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For I-mutation in the Germanic languages, see Germanic umlaut. For other meanings of the word "umlaut", see Umlaut (disambiguation).
Sound change and alternation

I-mutation (also known as umlaut, front mutation, i-umlaut, i/j-mutation or i/j-umlaut) is a type of sound change in which a back vowel is fronted, or a front vowel is raised, if the following syllable contains /i/, /ī/ or /j/ (a voiced palatal approximant, sometimes called yod, the sound of English <y> in yes) it is a category of regressive metaphony.

I-mutation has occurred in many languages. For example, it explains the alternations between Portuguese fiz < */fetsi/ "I did" vs. fez < */fetse/ "he did". It is still productive in some Romance languages, including Central Venetian where final -i is still visible te parchigi < */parchégi/ "you park your car" vs. parchégio "I park". However, the term is usually taken (especially when referred to using the name "i-umlaut") to processes in the early Germanic languages. I-mutation in the Romance languages is more commonly called metaphony (from Ancient Greek, meaning "process of changing sounds"), while it is usually called umlaut in the Germanic languages, Umlaut being the rendering of metaphony in German. In the Celtic languages, it is subsumed under affection.

I-mutation is usually used to refer to a particular set of changes in the old Germanic languages. I-mutation is particularly important because it was productive in the prehistory of the Germanic languages and led to many alternations that are visible in the morphology of these languages, due to the prevalence of inflectional suffixes containing an /i/ or /j/.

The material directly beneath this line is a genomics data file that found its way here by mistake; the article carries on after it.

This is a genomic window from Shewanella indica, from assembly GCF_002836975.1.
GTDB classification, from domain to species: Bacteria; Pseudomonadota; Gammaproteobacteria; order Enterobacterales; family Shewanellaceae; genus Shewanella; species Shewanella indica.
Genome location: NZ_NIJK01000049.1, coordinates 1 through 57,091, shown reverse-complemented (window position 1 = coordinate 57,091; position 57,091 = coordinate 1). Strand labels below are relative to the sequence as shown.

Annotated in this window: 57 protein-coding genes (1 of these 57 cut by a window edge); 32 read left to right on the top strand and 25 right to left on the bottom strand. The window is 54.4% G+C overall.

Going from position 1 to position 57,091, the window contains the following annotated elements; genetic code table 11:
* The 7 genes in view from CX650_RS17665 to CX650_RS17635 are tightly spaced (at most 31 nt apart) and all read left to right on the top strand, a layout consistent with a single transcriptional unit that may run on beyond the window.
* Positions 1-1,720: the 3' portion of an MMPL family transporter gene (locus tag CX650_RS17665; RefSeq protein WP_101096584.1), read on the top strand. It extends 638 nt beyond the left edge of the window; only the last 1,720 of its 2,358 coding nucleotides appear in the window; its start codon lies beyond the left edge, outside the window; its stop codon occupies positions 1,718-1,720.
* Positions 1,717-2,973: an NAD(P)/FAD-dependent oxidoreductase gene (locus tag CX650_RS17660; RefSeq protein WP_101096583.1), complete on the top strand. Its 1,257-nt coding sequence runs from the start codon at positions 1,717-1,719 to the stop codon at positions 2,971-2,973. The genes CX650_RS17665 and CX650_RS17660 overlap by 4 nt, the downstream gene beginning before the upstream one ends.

This process took place separately in the various Germanic languages starting around 450 or 500 AD in the North Sea area, and affected all of the early languages[1] except for Gothic.[2] It seems to have taken effect earliest, and was most complete in its implementation, in Old English and Old Norse. It took place later in Old High German, and by 900 AD its effects were visible only on /a/. (However, there are occasional spellings with y, ui, iu and oi, suggesting that /o/ and /u/ were already affected allophonically.)


  1. ^ See Fausto Cercignani, Early "Umlaut" Phenomena in the Germanic Languages, in «Language», 56/1, 1980, pp. 126-136.
  2. ^ See Fausto Cercignani, Alleged Gothic Umlauts, in «Indogermanische Forschungen», 85, 1980, pp. 207-213.

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